Tom Addison, Policy Manager, The Physiological Society
Attending various health and innovation conferences, both in Westminster and around Europe, as part of The Society’s project on lifelong health, one cannot help but be struck by the pervasiveness of “big data” as a powerful tool in the future to improve the health of individuals and society at large.
From the perspective of physiology, big data is indeed an attractive proposition for both research and patient care. It may be that in the not-too-distant future, researchers will be able to continuously monitor trial participants beyond the confines of the lab. New technology allows patients to collect and analyse their own health data, which has the potential to transform the way care is delivered. Big data also has a number of high-profile health-related supporters. Matt Hancock MP, Secretary of State for Health in the UK, used his first speech in the role to announce a £500m investment in “the roll-out of innovative technology aimed at improving care for patients and supporting staff to embrace technology-driven health and care”.1 George Freeman MP, former Minister for Life Sciences and former Chair of the Prime Minister’s Policy Board, recently spoke of his desire to see patients, charities and the NHS combine to create “patient portals” that include patient data that are visible to patients and can be sold to companies once charities have negotiated the terms of the deal. He pointed to Estonia as an example of where patient data is stored online and used to develop personalised healthcare such as exercise targets, expedited pharmacy prescription collections and screening the population for those most at risk of developing diseases such as breast cancer.2
The success of a data-driven health system and physiological interventions will rely on securing public trust that their data is being held securely and used responsibly. Neither governments, nor companies with the financial clout to be early adopters of big data, have a strong track record in this area. In the UK, the NHS launched “Care.Data” in 2013 with the aim of bringing together health and social care information from across the NHS to improve patient care, as well as enabling researchers to use anonymised data to develop new treatments. However, three years later it was cancelled because of concerns about the sharing of sensitive medical information with companies without patient knowledge or agreement. In the past 12 months alone, the NHS has blamed a coding error for 150,000 patients in England being involved in a data breach.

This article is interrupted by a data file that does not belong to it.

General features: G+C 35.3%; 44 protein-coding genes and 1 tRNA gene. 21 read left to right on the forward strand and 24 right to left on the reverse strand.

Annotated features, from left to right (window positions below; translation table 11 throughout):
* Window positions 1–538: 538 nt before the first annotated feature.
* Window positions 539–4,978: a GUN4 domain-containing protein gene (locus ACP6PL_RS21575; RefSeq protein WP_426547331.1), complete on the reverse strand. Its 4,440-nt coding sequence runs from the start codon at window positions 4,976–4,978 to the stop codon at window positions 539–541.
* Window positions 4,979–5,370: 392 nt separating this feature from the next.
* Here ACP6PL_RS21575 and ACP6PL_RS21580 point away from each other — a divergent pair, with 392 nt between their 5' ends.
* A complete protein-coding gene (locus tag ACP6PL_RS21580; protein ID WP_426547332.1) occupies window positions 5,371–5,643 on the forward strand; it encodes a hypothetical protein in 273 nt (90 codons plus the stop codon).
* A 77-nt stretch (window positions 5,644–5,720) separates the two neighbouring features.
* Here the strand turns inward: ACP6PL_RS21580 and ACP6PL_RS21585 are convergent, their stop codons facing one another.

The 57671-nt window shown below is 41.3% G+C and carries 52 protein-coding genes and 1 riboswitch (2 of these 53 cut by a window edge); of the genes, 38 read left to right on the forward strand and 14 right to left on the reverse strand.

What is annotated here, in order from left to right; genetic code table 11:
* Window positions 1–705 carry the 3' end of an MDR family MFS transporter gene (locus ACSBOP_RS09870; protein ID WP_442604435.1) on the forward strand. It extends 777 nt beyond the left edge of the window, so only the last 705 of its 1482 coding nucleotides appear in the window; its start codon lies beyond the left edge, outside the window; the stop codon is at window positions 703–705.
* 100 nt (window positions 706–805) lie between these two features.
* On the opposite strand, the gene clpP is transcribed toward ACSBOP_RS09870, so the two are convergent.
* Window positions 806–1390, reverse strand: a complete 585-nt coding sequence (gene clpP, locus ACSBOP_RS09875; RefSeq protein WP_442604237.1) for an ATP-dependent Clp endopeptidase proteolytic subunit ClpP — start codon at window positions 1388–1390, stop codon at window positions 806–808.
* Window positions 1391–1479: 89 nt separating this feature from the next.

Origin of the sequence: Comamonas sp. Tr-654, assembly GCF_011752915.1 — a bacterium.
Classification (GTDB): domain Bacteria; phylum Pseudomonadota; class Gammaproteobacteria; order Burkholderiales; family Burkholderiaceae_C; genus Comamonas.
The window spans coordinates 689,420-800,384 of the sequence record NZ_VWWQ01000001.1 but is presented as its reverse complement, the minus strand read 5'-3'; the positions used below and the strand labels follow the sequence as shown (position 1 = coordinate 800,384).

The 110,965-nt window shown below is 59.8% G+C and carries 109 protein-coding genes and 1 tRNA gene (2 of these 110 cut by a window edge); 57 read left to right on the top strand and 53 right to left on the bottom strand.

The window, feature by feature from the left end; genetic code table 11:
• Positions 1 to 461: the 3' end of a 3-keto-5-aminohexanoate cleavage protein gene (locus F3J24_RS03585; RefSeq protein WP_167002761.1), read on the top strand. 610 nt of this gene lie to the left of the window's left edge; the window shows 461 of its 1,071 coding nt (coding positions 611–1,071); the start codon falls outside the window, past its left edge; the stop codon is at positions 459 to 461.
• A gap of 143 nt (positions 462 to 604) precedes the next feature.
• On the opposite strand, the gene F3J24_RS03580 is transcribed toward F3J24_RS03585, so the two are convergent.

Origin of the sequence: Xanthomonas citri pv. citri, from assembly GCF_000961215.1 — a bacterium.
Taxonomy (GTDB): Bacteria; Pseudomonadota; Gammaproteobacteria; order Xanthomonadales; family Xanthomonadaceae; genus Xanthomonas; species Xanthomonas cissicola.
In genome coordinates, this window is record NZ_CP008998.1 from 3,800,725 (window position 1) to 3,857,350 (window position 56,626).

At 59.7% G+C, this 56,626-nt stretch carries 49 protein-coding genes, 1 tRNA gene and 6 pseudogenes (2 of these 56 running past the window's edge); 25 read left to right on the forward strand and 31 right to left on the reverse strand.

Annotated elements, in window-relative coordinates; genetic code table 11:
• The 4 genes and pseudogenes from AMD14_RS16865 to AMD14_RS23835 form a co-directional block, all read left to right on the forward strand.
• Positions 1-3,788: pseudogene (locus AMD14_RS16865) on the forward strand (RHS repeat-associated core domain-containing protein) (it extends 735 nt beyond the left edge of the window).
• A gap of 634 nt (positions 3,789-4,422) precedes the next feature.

Indeed, the Estonia example gives us a clue as to the long-term education and normalisation that would be required for acceptable and successful adoption of data analysis in health. Rapid implementation of a digital government in Estonia began in the 1990s with electronic banking, a digital tax system and related digital services all going digital first. By comparison, only 64% of UK customers used online banking in 2016.3 Those involved with the digitisation of Estonia’s data have recognised that this gradual move towards online services has made Estonians more receptive to the sharing of their data for “patient empowerment and personalised health” but have also described the initial steps as “a blind leap of faith”.4
Jeremy Farrar, Director of Wellcome Trust, has said “We will only unlock the immense value of patient data if we have open and honest discussions about how and why data can be used for care and research, what’s allowed and not allowed, and how personal information is safeguarded.”
Individual NHS Trusts are now working to improve sharing of data at their local level with the intention of learning the lessons from Care.Data and building trust with patients and communities. The UK’s move to digital health has sufficient examples from elsewhere to make labelling it “blind” unfair but “faith” remains in short supply.